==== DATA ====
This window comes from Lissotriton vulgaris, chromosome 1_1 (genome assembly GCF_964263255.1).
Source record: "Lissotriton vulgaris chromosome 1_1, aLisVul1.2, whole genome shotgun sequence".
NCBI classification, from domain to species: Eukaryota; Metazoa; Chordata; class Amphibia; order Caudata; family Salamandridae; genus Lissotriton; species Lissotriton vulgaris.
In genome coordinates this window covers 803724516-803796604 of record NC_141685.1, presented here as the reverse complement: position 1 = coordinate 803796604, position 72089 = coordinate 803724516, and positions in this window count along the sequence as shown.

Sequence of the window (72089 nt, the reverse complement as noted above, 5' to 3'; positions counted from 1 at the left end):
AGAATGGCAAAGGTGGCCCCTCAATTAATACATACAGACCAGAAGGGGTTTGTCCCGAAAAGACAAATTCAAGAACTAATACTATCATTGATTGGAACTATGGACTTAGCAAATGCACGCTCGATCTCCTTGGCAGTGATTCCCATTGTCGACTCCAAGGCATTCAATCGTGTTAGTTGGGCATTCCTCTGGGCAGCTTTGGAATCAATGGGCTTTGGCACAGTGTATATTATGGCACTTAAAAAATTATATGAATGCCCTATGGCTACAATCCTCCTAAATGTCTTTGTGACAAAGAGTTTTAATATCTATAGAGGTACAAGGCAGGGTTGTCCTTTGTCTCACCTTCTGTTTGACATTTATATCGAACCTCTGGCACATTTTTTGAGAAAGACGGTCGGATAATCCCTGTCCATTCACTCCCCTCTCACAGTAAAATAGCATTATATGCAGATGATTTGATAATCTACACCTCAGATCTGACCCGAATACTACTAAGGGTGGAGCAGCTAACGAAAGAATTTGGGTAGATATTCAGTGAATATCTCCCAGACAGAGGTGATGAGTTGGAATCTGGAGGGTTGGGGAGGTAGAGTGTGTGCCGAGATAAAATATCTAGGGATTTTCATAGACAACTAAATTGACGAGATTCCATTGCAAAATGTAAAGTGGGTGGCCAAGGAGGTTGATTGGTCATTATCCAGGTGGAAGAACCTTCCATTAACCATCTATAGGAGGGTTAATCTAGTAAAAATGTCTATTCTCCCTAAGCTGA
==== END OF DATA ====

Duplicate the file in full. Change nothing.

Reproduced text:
This window comes from Lissotriton vulgaris, chromosome 1_1 (genome assembly GCF_964263255.1).
Source record: "Lissotriton vulgaris chromosome 1_1, aLisVul1.2, whole genome shotgun sequence".
NCBI classification, from domain to species: Eukaryota; Metazoa; Chordata; class Amphibia; order Caudata; family Salamandridae; genus Lissotriton; species Lissotriton vulgaris.
In genome coordinates this window covers 803724516-803796604 of record NC_141685.1, presented here as the reverse complement: position 1 = coordinate 803796604, position 72089 = coordinate 803724516, and positions in this window count along the sequence as shown.

Sequence of the window (72089 nt, the reverse complement as noted above, 5' to 3'; positions counted from 1 at the left end):
AGAATGGCAAAGGTGGCCCCTCAATTAATACATACAGACCAGAAGGGGTTTGTCCCGAAAAGACAAATTCAAGAACTAATACTATCATTGATTGGAACTATGGACTTAGCAAATGCACGCTCGATCTCCTTGGCAGTGATTCCCATTGTCGACTCCAAGGCATTCAATCGTGTTAGTTGGGCATTCCTCTGGGCAGCTTTGGAATCAATGGGCTTTGGCACAGTGTATATTATGGCACTTAAAAAATTATATGAATGCCCTATGGCTACAATCCTCCTAAATGTCTTTGTGACAAAGAGTTTTAATATCTATAGAGGTACAAGGCAGGGTTGTCCTTTGTCTCACCTTCTGTTTGACATTTATATCGAACCTCTGGCACATTTTTTGAGAAAGACGGTCGGATAATCCCTGTCCATTCACTCCCCTCTCACAGTAAAATAGCATTATATGCAGATGATTTGATAATCTACACCTCAGATCTGACCCGAATACTACTAAGGGTGGAGCAGCTAACGAAAGAATTTGGGTAGATATTCAGTGAATATCTCCCAGACAGAGGTGATGAGTTGGAATCTGGAGGGTTGGGGAGGTAGAGTGTGTGCCGAGATAAAATATCTAGGGATTTTCATAGACAACTAAATTGACGAGATTCCATTGCAAAATGTAAAGTGGGTGGCCAAGGAGGTTGATTGGTCATTATCCAGGTGGAAGAACCTTCCATTAACCATCTATAGGAGGGTTAATCTAGTAAAAATGTCTATTCTCCCTAAGCTGA